The Tab S3’s keyboard case sells for an extra $129.99, but you’re really not getting the full experience of this tablet without it. The case makes the tablet a little more heavy and a lot more ugly, and it picked up smudges quickly; but it works well as a case, a pen holster, and a stand for the tablet.
As far as the actual keyboard goes, I’m not as much of a fan. While I’ve been able to type this entire review on the Tab S3’s keyboard case, I have to tell you that my hands are feeling a little cramped and uncomfortable at this point. This is only a 9.7-inch device, after all, and it can’t fit the kind of keyboard we expect from a 13-inch laptop.
It’s too bad. Samsung made a mostly good keyboard here, but it’s largely held back by its size. The keys have great travel and are easy to type on — they make a nice, soft clicky sound, too, which I see as a bonus — and after several days of use, I don’t even make all that many typos. But the keys are just too close together to be comfortable unless you have particularly small hands. And honestly, it’s starting to hurt.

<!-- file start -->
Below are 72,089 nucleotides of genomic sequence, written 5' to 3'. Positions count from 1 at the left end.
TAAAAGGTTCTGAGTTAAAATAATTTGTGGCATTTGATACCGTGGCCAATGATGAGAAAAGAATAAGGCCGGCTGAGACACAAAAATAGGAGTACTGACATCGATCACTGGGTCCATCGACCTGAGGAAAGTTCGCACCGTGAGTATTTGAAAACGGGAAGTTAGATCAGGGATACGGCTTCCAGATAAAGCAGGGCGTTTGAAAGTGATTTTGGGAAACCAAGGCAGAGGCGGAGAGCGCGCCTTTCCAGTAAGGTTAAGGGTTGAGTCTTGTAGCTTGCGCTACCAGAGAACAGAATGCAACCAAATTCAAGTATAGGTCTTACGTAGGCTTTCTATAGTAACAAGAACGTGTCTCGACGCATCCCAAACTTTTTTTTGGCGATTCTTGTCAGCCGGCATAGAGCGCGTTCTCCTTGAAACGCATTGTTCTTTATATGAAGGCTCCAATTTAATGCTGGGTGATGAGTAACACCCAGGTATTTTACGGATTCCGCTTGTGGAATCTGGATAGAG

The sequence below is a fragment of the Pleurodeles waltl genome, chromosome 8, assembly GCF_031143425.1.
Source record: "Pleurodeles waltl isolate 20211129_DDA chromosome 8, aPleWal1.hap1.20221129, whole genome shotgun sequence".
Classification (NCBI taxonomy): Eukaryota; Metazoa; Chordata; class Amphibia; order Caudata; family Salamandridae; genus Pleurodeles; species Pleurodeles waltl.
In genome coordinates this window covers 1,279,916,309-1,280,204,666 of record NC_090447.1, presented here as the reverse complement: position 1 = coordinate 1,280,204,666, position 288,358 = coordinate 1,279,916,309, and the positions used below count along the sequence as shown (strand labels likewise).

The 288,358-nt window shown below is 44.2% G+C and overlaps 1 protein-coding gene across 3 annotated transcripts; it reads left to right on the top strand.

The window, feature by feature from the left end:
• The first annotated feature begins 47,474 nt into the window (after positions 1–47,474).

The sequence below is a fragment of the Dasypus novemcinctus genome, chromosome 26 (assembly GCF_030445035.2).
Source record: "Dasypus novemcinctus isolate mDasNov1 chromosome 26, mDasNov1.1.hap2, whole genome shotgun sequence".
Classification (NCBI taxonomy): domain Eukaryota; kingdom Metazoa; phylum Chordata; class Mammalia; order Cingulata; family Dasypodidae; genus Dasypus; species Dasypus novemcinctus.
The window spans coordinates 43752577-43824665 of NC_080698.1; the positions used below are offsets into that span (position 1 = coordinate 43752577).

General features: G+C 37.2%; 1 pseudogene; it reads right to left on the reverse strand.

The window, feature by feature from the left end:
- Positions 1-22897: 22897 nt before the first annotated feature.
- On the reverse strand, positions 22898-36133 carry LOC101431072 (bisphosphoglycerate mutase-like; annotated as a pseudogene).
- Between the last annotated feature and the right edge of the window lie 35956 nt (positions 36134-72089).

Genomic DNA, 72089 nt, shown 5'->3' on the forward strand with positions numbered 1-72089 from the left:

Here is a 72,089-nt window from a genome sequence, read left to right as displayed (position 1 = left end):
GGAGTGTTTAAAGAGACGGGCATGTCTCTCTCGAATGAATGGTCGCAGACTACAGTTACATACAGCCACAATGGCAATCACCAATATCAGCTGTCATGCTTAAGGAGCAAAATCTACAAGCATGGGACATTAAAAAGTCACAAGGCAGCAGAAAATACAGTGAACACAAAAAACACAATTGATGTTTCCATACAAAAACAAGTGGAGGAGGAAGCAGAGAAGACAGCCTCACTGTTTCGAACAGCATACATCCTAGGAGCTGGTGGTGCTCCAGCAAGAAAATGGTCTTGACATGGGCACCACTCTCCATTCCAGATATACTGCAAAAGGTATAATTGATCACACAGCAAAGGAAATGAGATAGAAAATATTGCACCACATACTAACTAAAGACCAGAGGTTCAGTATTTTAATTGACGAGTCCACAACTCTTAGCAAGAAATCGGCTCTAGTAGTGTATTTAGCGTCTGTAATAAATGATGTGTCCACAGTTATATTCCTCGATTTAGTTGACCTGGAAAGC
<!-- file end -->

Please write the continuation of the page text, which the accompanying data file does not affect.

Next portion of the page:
Samsung doesn’t do itself any favors with some strange key and shortcut placements, either. There’s a search key right next to the Control key, which has made me accidentally call up Now on Tap every other time I try to italicize something. And for some reason, you can’t hold Shift at the same time that you press the space bar, which it turns out is a thing I do pretty often. Samsung seems to have mapped this to be a shortcut for switching languages, which is frustrating, since the keyboard also has a dedicated language key.
Samsung’s keyboard case would be perfectly fine for limited use: writing an email, responding to tweets, filling out a spreadsheet. But all of those things can be done just fine with an on-screen keyboard, too. And I have to wonder, if you’re writing something longer, why you wouldn’t just switch to a laptop.
Because the real frustration of this tablet is just how close it gets to a “real” computing experience, and just how far away the gap still is. Even though Android still doesn’t have the tablet app selection that iOS does, I was able to run basically everything I needed to on the Tab S3, including work apps like Trello and Slack to more powerful sketching apps like Adobe Draw. I was able to keep up two apps at once. And I was able to research and publish articles to this website without major issue.